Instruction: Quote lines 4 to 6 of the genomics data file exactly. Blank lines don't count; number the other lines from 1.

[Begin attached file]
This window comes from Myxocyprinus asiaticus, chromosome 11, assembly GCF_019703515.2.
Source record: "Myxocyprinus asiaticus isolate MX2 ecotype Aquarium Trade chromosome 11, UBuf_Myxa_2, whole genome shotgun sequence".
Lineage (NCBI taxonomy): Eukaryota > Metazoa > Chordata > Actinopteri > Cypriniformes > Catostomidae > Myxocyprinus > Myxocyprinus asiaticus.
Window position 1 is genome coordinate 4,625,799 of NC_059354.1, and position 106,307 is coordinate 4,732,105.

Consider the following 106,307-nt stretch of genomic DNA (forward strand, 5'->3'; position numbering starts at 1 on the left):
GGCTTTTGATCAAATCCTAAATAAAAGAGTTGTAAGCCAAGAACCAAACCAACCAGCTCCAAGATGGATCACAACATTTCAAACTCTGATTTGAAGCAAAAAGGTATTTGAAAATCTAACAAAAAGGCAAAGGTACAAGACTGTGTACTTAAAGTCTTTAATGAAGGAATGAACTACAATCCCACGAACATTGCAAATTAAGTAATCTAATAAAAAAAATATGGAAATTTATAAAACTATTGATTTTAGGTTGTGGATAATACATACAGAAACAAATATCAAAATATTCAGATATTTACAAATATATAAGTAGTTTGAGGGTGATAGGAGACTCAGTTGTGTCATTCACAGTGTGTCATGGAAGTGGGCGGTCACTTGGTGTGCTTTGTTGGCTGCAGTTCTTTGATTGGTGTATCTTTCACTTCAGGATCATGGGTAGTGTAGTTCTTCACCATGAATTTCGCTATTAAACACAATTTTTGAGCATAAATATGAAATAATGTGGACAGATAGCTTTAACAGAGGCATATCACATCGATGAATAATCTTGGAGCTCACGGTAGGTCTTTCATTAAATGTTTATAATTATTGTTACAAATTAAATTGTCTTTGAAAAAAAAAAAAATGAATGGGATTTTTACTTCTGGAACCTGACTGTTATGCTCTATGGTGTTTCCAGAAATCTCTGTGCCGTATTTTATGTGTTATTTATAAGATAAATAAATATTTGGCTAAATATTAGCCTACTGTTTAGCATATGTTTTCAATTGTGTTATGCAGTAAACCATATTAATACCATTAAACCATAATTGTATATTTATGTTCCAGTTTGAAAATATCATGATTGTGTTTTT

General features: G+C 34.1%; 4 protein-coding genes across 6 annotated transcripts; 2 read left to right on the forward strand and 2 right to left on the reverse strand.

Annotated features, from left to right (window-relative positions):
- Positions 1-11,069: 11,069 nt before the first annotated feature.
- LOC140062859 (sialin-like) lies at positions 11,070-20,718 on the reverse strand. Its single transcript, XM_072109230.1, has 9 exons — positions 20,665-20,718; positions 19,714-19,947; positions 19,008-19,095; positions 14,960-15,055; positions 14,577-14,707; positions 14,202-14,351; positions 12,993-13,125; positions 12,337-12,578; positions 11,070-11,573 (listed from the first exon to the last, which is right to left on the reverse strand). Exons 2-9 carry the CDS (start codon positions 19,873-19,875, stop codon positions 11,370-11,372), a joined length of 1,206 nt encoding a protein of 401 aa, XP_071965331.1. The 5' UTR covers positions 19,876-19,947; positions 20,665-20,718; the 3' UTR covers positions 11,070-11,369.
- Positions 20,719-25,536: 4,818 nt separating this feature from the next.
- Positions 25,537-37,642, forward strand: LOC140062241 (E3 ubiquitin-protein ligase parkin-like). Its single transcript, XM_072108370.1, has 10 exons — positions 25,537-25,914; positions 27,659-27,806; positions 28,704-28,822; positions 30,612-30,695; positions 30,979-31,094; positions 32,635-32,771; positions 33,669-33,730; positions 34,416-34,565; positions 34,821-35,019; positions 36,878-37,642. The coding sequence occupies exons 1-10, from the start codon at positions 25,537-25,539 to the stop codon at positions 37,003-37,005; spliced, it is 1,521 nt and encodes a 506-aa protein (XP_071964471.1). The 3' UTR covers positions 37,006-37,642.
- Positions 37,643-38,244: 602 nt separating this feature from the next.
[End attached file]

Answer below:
Window position 1 is genome coordinate 4,625,799 of NC_059354.1, and position 106,307 is coordinate 4,732,105.

Consider the following 106,307-nt stretch of genomic DNA (forward strand, 5'->3'; position numbering starts at 1 on the left):
GGCTTTTGATCAAATCCTAAATAAAAGAGTTGTAAGCCAAGAACCAAACCAACCAGCTCCAAGATGGATCACAACATTTCAAACTCTGATTTGAAGCAAAAAGGTATTTGAAAATCTAACAAAAAGGCAAAGGTACAAGACTGTGTACTTAAAGTCTTTAATGAAGGAATGAACTACAATCCCACGAACATTGCAAATTAAGTAATCTAATAAAAAAAATATGGAAATTTATAAAACTATTGATTTTAGGTTGTGGATAATACATACAGAAACAAATATCAAAATATTCAGATATTTACAAATATATAAGTAGTTTGAGGGTGATAGGAGACTCAGTTGTGTCATTCACAGTGTGTCATGGAAGTGGGCGGTCACTTGGTGTGCTTTGTTGGCTGCAGTTCTTTGATTGGTGTATCTTTCACTTCAGGATCATGGGTAGTGTAGTTCTTCACCATGAATTTCGCTATTAAACACAATTTTTGAGCATAAATATGAAATAATGTGGACAGATAGCTTTAACAGAGGCATATCACATCGATGAATAATCTTGGAGCTCACGGTAGGTCTTTCATTAAATGTTTATAATTATTGTTACAAATTAAATTGTCTTTGAAAAAAAAAAAAATGAATGGGATTTTTACTTCTGGAACCTGACTGTTATGCTCTATGGTGTTTCCAGAAATCTCTGTGCCGTATTTTATGTGTTATTTATAAGATAAATAAATATTTGGCTAAATATTAGCCTACTGTTTAGCATATGTTTTCAATTGTGTTATGCAGTAAACCATATTAATACCATTAAACCATAATTGTATATTTATGTTCCAGTTTGAAAATATCATGATTGTGTTTTT